Overall, 37% of people with a completed renewal were disenrolled in reporting states while 63%, or 2.5 million enrollees, had their coverage renewed.
Because not all states have publicly available data on total disenrollments, the data reported here undercount the actual number of disenrollments.
There is wide variation in disenrollment rates across reporting states, ranging from 81% in South Carolina to 16% in Virginia.
Disenrolled in 25 states and DC
At least 1,514,000 Medicaid enrollees have been disenrolled in 25 states and DC with publicly available unwinding data
Disenrollment rates across reporting states
There is wide variation in disenrollment rates across reporting states, ranging from 81% in South Carolina to 16% in Virginia
Differences in who states are targeting with early renewals as well as differences in renewal policies and systems capacity likely explain some of the variation in disenrollment rates.
Some states (such as South Carolina) are initially targeting people early in the unwinding period that they think are no longer eligible or who did not respond to renewal requests during the pandemic, but other states are conducting renewals based on an individual’s renewal date.
Additionally, some states have adopted several policies that promote continued coverage among those who remain eligible and have automated eligibility systems that can more easily and accurately process renewals while other states have adopted fewer of these policies and have more manually-driven systems.
Across all states with available data, 73% of all people disenrolled had their coverage terminated for procedural reasons.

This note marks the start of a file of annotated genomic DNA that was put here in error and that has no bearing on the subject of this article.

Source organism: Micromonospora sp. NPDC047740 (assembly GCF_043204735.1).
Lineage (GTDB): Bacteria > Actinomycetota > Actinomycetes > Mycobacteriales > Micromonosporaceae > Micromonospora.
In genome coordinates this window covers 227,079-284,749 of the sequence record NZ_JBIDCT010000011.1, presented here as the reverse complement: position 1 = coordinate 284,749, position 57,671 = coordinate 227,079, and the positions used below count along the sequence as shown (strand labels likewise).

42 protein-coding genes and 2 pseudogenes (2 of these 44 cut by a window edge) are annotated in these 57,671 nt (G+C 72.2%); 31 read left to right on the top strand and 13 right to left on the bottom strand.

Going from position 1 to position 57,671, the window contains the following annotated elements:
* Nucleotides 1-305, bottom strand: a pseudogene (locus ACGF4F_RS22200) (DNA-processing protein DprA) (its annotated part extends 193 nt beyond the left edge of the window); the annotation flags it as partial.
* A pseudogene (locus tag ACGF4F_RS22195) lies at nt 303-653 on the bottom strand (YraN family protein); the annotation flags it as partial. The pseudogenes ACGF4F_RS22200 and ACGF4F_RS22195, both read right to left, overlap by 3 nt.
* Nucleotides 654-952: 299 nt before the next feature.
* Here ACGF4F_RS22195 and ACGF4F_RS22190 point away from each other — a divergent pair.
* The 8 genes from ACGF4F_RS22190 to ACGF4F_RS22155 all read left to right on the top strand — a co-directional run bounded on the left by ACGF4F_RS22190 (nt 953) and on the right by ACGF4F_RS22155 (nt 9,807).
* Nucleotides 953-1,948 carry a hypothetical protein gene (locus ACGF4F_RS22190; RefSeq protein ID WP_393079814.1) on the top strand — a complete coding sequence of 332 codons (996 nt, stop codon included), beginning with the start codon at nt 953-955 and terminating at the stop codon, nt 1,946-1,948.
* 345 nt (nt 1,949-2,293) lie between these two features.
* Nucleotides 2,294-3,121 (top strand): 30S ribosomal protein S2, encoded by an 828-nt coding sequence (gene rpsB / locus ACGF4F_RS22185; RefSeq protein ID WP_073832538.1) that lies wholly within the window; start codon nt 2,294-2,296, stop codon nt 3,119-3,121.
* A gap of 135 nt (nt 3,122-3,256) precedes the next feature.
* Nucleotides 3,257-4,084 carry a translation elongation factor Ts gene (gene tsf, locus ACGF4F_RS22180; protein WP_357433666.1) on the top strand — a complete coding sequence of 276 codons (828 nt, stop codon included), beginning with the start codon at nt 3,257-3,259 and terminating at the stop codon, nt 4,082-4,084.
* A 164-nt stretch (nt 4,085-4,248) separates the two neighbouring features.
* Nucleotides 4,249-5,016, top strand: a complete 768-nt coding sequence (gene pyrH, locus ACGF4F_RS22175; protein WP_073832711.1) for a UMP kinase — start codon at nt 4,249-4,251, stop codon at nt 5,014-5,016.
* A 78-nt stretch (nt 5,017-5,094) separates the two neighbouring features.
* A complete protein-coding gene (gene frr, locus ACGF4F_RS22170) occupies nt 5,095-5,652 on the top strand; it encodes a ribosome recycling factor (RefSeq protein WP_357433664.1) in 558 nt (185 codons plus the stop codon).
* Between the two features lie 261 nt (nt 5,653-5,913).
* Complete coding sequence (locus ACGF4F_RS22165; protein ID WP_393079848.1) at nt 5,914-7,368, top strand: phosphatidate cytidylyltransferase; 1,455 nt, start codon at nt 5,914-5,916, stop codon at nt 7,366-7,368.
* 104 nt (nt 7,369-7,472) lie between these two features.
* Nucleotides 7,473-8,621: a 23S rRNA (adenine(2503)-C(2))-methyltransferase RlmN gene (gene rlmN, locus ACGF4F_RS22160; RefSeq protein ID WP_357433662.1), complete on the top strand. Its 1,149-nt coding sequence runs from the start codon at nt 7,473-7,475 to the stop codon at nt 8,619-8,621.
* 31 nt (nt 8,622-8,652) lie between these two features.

There is also wide variation in rates of procedural disenrollments across states reporting this breakout, ranging from 95% in South Carolina to 28% in Iowa.
73% of disenrollments are due to procedural reasons, among states reporting
Procedural disenrollments are cases where people are disenrolled because they did not complete the renewal process and can occur when the state has outdated contact information or because the enrollee does not understand or otherwise does not complete renewal packets within a specific timeframe.
High procedural disenrollment rates are concerning because many people who are disenrolled for these paperwork reasons may still be eligible for Medicaid coverage.
The Medicaid continuous enrollment provision, which had halted Medicaid disenrollments since March 2020, ended on March 31, 2023.
Primarily due to the continuous enrollment provision, KFF estimates that enrollment in Medicaid/CHIP grew by 23.3 million to nearly 95 million from February 2020 to the end of March 2023.
As states unwind the continuous enrollment provision over the following 12 months, they will redetermine eligibility for all Medicaid enrollees and will disenroll those who are no longer eligible or who may remain eligible but are unable to complete the renewal process. Millions of people are expected to lose Medicaid coverage during this unwinding period.
2023 Medicaid & CHIP Enrollment Data Highlights
All states—including the District of Columbia—provide data each month about their Medicaid and Children’s Health Insurance Programs (CHIP) eligibility and enrollment activity.
93,373,794 individuals were enrolled in Medicaid and CHIP in the 50 states and the District of Columbia that reported enrollment data for February 2023.
- 86,174,094 individuals were enrolled in Medicaid.
- 7,199,700 individuals were enrolled in CHIP.
41,977,712 individuals were enrolled in CHIP or were children enrolled in the Medicaid program in the 49 states and the District of Columbia that reported child enrollment data for February 2023 representing 46% of total Medicaid and CHIP program enrollment.